Since the capturing of this interview, Faisal has been accepted into the Masters of Applied Positive Psychology (MAPP) program at the University of Pennsylvania and will begin his matriculation this fall. Way to go Faisal in realizing your dream to be a global voice in positive psychology!
What brought you to positive psychology?
I first heard of Positive Psychology when I was at Wharton in 2008. Martin Seligman’s book, Learned Optimism, was referenced in my Organization Behavior class. A keen observer of behavior and corporate cultures, the topic intrigued me. I have always had an optimistic outlook on life and seen it as full of possibilities. I have carried this attitude with me in all domains of my life and work was no different. When I started facilitating the Corporate Athlete program at work, many of the concepts we taught were related to behavioral change and how improving oneself in any one domain physically, emotionally, mentally or spiritually would have a ripple effect in all the other domains. We also taught how important our thoughts are in what we do in life. In 2015, I stumbled on the MAPP program by accident while I was searching for wellness training programs. I still remember the day I first found about MAPP, it was morning and just reading about it on the UPENN website and then researching it online, I spent the whole day just sucking all the information in. I had no doubt stumbled upon my calling. It was a natural fit with what I had done in the past with the Corporate Athlete program. I knew my next move in life would be related to Positive Psychology. I was delighted to discover CAPP and started to quench my thirst for learning more.
How are you applying positive psychology in the world?
I left my corporate finance and technology position to create a coaching and consulting business, 1ExtraordinaryLife, LLC. My mission is to help people achieve their goals in life. Positive Psychology provides the tools to enable this. By applying it in my own life I would like to exemplify its practice and inspire people, just like the inspiration I get from our instructors at CAPP–Louis, Erin and Emiliya. I believe I had been practicing a lot of Positive Psychology in the past, but it was less structured and I did not have the language for it. Now that I have a better understanding, I am more deliberate about it e.g. when I experience certain emotions I better understand them, I have a much better appreciation for brain science and it’s fun talking to people about Mindset.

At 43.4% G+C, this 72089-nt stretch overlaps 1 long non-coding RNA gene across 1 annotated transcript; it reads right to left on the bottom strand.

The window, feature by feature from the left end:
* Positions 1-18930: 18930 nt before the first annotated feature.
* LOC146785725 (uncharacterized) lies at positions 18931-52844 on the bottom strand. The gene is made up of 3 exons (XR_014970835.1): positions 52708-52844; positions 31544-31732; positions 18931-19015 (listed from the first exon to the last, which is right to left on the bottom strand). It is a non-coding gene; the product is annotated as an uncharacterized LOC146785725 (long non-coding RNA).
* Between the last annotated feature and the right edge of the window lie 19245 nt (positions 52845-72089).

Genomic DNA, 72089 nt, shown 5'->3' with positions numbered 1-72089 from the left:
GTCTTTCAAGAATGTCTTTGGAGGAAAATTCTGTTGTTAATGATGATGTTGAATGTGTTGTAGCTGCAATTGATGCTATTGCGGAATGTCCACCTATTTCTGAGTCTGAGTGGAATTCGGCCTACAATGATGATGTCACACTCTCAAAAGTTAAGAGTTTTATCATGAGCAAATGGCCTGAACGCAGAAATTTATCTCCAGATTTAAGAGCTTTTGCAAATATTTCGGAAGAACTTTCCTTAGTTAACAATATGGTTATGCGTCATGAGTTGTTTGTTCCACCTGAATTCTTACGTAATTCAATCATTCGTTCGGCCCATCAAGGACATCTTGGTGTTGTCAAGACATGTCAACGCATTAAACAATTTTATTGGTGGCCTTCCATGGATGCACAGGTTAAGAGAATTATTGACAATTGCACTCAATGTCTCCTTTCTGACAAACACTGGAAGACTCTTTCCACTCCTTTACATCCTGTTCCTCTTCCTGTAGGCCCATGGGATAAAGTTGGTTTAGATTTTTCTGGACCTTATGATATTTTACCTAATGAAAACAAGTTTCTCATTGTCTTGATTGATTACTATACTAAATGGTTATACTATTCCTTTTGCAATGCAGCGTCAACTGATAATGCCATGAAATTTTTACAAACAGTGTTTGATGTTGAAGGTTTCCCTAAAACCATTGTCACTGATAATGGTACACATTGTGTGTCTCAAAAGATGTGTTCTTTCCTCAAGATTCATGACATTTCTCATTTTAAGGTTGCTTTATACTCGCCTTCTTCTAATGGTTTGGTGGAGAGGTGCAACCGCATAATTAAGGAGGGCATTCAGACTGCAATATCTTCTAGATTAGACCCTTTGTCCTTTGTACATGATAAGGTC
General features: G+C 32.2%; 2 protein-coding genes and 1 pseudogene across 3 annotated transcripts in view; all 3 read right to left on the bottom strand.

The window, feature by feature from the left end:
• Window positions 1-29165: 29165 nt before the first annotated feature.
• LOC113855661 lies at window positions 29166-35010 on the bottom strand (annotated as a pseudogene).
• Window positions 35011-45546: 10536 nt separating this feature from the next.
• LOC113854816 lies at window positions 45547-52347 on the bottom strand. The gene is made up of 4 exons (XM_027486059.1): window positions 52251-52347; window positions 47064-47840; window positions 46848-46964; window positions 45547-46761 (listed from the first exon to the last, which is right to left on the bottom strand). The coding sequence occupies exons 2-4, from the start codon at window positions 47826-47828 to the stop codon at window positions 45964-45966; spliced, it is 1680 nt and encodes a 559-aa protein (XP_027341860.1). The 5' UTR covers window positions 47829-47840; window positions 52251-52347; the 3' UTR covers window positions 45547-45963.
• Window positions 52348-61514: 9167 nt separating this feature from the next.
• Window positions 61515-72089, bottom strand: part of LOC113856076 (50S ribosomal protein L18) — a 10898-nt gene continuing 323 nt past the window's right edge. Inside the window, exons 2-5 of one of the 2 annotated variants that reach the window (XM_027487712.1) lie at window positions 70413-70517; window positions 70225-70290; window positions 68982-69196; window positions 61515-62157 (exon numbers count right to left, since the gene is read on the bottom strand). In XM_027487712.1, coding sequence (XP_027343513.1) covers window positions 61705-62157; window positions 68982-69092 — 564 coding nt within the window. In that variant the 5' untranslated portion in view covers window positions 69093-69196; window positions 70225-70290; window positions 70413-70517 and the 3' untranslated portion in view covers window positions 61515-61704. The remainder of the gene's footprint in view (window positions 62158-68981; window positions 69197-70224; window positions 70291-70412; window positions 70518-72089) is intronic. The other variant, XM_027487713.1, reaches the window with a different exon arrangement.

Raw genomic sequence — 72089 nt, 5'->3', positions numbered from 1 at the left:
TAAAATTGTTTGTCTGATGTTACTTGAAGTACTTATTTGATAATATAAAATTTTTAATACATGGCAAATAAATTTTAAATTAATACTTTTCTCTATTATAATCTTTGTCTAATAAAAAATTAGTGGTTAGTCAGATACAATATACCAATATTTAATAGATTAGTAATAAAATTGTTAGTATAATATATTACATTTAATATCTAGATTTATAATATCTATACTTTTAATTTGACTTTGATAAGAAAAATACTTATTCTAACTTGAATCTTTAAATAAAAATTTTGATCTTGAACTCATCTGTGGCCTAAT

What is your life purpose and/or vision for yourself in the world?
To be a global voice in Positive Psychology — to break down racial, religious, and geographic barriers and boundaries around the world. To be an authentic and passionate leader who inspires others to be their best. To be the spark that ignites others to pursue their passions.
When was the last time you felt awe?
I am in awe of people who make positive change in the world for the better. One of my heroes is the ex-Pakistani cricket team captain turned philanthropist and politician, Imran Khan. I was born and raised in England, however my heritage is Pakistani so I have close ties to that country. Imran Khan is a selfless leader who capitalized on his fame in sports to build two cancer hospitals in that country and also an internationally recognized University where the poor can get free treatment and education. He had no personal gain from taking on these projects but chose to help those in need. He now leads the major opposition political party in the country and is a force of good in an otherwise severely politically compromised country. I am in awe of people who are able to lead for the good in the world and who demonstrate that other people matter on such a large scale. I am learning more about Nelson Mandela and am in awe of what and how he accomplished what he did in South Africa.
I am excited to have recently gotten engaged and look forward to getting married to Raina later this year. She is in London and we are both anxious to start our new life in the US.
<Student Spotlight contributed by Cheryl Rice, CAPP>